(Addis Ababa) - Senegal should accept an African Union Commission plan for Senegal to try Hissène Habré before a special court with Senegalese and African judges, human rights groups said today.

The plan will be at the center of discussions at the African Union summit in Addis Ababa beginning January 30, 2011. It was drawn up in response to a decision by a West African regional court that Senegal must try Habré before a special court.

"The African Union has proposed an excellent plan to try Hissene Habre," said Jacqueline Moudeina, president of the Chadian Association for the Promotion and Defense of Human Rights. "If Senegal really wants justice to be done, at long last, it should accept the AU plan."

Habré is accused of thousands of political killings and systematic torture when he ruled Chad, from 1982 to 1990, before fleeing to Senegal.

Under the AU plan, presented on January 12 to President Abdoulaye Wade of Senegal by the AU peace and security commissioner, Amb. Ramtane Lamamra, an Extraordinary African Chambers would be created within the Senegalese justice system with the presidents of the trial court and the appeals court appointed by the African Union.  The court would prosecute  the person or persons "who bear the greatest responsibility" for genocide, crimes against humanity, war crimes and torture committed in Chad from June 1982 to December 1990 .

On November 18, 2010, the Court of Justice of the Economic Community of West African States (ECOWAS) said that Habré's trial should be carried out by "a special ad hoc procedure of an international character"

One week later, on November 24, international donors met in Dakar and fully funded the $11.7 million budget for the trial. Senegal's justice minister said that the donors' meeting was the "completion of the long process of preparation leading up to the actual start of trial" and that Senegal would discuss with the AU how to respond to the ECOWAS decision.

President Wade then backtracked on December 10 and invoked the ECOWAS decision in announcing that he had "had enough" of the Habré case and was "returning" it to the African Union.

On January 12, 2011, in response President Wade's statement, the United Nations Committee against Torture wrote to Senegal to remind it of its "obligation" to prosecute Habré or to extradite him to Belgium, which requested him for trial in 2005. (see CAT's letter here)

In a communiqué on January 19, President Wade said that Habré should be tried in Africa, and evoked the possibility of sending Habré back to Chad for trial. Chad's president, Idriss Déby, has said on several recent occasions that he was ready to hold the trial in Chad. The human rights groups expressed concern that Habré would not get a fair trial in Chad and worry that he could be mistreated or subject to the death penalty. A Chadian court in August 2008 sentenced Habré to death, in absentia, for his alleged participation in a rebellion to overthrow President Déby.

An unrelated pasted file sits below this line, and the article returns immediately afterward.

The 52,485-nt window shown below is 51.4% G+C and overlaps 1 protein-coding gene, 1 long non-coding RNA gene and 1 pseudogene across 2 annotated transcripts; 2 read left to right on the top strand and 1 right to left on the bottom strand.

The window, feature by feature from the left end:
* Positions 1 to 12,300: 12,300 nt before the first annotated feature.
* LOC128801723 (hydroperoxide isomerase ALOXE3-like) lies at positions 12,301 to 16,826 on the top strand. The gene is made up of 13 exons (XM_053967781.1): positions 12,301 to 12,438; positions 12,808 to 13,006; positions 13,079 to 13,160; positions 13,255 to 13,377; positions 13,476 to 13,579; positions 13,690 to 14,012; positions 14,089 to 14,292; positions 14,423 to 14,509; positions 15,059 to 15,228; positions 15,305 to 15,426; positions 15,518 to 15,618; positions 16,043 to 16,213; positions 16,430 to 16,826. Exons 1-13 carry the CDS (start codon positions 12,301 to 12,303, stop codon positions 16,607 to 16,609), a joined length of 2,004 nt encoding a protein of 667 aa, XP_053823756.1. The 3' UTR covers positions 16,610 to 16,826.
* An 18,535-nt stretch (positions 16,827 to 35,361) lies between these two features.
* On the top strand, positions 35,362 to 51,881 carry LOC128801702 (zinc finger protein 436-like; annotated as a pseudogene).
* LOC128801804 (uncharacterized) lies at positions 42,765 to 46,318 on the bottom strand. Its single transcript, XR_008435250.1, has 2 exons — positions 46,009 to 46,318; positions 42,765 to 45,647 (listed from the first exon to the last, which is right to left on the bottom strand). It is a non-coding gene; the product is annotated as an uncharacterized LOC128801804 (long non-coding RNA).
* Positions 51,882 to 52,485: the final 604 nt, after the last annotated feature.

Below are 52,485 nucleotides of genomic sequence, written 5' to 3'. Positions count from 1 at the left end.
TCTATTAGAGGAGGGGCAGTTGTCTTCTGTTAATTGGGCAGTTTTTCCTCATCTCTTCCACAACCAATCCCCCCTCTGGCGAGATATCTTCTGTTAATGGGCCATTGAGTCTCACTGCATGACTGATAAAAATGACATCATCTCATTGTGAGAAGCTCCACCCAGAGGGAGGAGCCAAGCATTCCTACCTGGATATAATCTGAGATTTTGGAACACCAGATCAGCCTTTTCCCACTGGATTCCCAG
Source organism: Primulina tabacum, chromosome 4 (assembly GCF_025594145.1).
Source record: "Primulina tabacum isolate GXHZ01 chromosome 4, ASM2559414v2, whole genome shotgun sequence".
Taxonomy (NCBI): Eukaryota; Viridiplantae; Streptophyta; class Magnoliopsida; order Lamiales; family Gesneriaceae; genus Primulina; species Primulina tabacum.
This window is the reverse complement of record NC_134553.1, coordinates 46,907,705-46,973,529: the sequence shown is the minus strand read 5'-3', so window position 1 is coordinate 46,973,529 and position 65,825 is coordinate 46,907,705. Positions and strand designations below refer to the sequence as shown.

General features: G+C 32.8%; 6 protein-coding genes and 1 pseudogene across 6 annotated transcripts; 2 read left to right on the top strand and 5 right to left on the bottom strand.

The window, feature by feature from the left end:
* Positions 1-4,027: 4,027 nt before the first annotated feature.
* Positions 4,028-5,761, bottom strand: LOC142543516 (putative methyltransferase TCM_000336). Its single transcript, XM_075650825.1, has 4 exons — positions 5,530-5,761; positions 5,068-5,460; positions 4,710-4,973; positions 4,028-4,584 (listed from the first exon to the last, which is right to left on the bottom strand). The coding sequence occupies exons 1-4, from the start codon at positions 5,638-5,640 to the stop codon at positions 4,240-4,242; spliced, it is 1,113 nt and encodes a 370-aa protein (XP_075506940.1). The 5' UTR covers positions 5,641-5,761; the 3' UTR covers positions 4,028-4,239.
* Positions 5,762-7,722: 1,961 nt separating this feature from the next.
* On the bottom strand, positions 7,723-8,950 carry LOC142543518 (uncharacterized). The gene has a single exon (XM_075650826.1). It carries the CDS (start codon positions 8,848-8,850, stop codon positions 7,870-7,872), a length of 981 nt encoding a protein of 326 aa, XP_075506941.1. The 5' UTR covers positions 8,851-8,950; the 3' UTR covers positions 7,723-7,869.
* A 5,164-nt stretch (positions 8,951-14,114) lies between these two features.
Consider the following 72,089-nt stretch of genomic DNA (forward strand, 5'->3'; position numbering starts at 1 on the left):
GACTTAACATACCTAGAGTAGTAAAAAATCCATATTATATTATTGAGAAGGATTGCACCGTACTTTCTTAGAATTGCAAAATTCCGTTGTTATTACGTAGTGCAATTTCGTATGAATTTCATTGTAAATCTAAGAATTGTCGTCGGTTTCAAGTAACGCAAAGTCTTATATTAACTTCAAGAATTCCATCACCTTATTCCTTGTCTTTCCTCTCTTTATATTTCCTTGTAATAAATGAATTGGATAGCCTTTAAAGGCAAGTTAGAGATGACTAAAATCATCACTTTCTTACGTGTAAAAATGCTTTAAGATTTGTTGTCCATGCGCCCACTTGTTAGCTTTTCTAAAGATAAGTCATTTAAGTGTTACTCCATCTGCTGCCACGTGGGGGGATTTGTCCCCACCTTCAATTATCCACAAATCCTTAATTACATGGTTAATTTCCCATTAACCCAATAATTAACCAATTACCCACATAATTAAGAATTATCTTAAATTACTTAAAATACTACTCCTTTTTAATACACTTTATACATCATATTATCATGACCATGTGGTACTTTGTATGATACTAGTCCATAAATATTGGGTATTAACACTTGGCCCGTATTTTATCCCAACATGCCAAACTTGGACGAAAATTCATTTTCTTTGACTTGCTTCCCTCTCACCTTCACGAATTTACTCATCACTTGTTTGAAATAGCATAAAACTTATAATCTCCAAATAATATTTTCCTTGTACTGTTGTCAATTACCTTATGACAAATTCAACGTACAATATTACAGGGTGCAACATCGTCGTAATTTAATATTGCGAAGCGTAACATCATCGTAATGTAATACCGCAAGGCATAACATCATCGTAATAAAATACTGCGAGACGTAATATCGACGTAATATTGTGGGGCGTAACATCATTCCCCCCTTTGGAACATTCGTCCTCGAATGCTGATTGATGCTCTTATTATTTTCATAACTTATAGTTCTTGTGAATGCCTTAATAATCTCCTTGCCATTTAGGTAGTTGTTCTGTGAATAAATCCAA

"There is no way Habré could get a fair trial in Chad," said Dobian Assingar, honorary president of the Chadian League for Human Rights and representative of the International Federation of Human Rights (FIDH). "The courts in Chad are under the thumb of the executive."

"Senegal's credibility in the fight against impunity is on the line in the Habré case. It can't both challenge the prosecution of abusive African leaders by international courts and fail to fulfil its own international obligations" said Alioune Tine, President of the African Assembly for the Defense of Human Rights (RADDHO).

The groups - Human Rights Watch, FIDH, ATPDH, RADDHO - said that they still believed that Habré's extradition to face trial in Belgium would be the most efficient and timely option for ensuring that he is able to respond to the charges against him with all the guarantees of a fair trial.

Habre was first indicted in Senegal in 2000, before Senegalese courts ruled that he could not be tried there. His victims then turned to Belgium and, after a four-year investigation, a Belgian judge in September 2005 issued an international arrest warrant charging Habré with crimes against humanity, war crimes and torture and requested his extradition.

Senegal then asked the African Union to recommend a course of action. On July 2, 2006, the African Union called on Senegal to prosecute Habré "on behalf of Africa," and President Abdoulaye Wade declared that Senegal would do so. He had refused to proceed for several years, however, until Senegal was provided with money to finance the trial.